Spring Boot: Boost JPA Bulk Insert Performance by 100x
Want to improve your insert records? In this article, you can learn how to improve bulk insert performance by 100x using Spring Data JPA.
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I was facing a problem where I wanted to insert millions of records into the database, which needed to be imported from the file.
So, I did some research around this, and I would like to share with you what I found which helped me improve the insert records throughput by nearly 100 times.
Initially, when I was just trying to do bulk insert using spring JPA’s
saveAll method, I was getting a performance of about 185 seconds per 10,000 records. After doing the following changes below, the performance to insert 10,000 records was just in 4.3 seconds.
Yes, 4.3 Seconds for 10k records.
So, to achieve this, I had to change the way I was inserting data.
1. Change the Number of Records While Inserting
When I was inserting initially, I was pushing all the 10k records from the list directly by calling the
saveAll method. I changed this to the batch size of 30. You could also increase the batch size to even 60, but it doesn’t half the time taken to insert records. See the table below.
For this, you need to set the hibernate property
Then, I added the following connection string properties:
2. Send the Batched Records
Next, I changed the code for inserting, so that
saveAll methods get batch sizes of 30 to insert as per what we also set in the properties file. A very crude implementation of something like this:
This reduced the time by a little; it dropped from 185 secs to 153 Secs. That's approximately an 18% improvement.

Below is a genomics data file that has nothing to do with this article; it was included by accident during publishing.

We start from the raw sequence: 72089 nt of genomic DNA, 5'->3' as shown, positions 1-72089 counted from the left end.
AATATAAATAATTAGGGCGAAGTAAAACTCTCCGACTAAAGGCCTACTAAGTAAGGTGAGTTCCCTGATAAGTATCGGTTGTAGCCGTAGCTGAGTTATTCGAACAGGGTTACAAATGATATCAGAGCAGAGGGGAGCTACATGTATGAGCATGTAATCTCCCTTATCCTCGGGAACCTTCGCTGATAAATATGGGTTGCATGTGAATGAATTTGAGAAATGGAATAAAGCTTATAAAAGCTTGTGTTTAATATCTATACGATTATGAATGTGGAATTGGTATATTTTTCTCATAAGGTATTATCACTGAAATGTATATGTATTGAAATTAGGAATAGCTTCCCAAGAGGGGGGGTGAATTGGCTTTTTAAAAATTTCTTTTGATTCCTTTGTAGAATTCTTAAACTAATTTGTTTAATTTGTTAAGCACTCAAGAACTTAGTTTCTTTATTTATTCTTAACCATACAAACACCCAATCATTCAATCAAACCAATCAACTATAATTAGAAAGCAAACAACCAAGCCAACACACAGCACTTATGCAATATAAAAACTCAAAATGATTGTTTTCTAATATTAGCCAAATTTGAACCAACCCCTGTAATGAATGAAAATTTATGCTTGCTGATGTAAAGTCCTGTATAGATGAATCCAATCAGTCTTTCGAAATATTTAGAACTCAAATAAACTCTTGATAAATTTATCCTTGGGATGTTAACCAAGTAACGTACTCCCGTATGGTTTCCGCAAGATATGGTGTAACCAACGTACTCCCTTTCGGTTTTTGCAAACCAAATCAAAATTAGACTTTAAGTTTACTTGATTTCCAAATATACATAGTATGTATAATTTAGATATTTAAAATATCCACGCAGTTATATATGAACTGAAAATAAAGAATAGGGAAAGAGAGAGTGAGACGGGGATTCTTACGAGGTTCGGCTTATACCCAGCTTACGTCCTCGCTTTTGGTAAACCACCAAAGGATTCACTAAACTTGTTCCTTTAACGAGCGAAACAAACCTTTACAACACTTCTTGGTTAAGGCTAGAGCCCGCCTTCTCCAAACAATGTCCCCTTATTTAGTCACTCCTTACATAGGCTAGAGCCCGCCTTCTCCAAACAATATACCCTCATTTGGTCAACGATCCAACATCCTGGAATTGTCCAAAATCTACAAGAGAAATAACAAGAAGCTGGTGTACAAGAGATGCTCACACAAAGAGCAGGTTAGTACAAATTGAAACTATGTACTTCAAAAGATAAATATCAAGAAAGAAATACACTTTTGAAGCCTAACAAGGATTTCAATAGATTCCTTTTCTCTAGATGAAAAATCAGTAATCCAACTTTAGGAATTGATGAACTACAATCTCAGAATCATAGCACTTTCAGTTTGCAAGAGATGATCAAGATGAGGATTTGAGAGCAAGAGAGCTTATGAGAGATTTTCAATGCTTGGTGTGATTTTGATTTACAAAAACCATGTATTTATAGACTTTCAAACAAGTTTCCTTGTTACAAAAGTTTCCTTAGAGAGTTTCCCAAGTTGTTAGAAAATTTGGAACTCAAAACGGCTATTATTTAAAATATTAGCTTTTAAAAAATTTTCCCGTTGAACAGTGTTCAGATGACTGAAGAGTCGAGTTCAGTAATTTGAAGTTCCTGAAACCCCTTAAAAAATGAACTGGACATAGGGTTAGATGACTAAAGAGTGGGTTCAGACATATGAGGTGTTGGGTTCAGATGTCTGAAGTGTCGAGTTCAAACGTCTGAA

3. Change the ID Generation Strategy
This made a major impact.
Initially, I was using the
@GeneratedValue annotation with strategy i.e
GenerationType.IDENTITY on my entity class.
Hibernate has a disabled batch update with this strategy because it has to make a select call to get the id from the database to insert each row. You can read more about it here.
I changed the strategy to
SEQUENCE and provided a sequence generator.
This drastically changed the insert performance, as Hibernate was able to leverage bulk insert.
From the previous performance improvement of 153 secs, the time to insert 10k records reduced to only 9 secs. That's an increase in performance by nearly 95%.
Note: MySQL doesn’t support creating sequences.
To get around this, I created a table with the name of the sequence having a single field called
next_val. Then, I added a single row with an initial value.
For the above sequence, I created the following:
Hibernate then used the table below as a sequence generator.
Next, I pushed it further to use higher batch sizes, and I noticed that doubling the batch size does not double down on time. The time to insert only gradually reduces. You can see this below:
The most optimal batch size for my case was 1,000, which took around 4.39 secs for 10K records. After that, I saw the performance degrading, as you can see in the graph below.
Here are the stats I got:
As always, you can find the code on my GitHub repo.
Published at DZone with permission of Amrut Prabhu. See the original article here.
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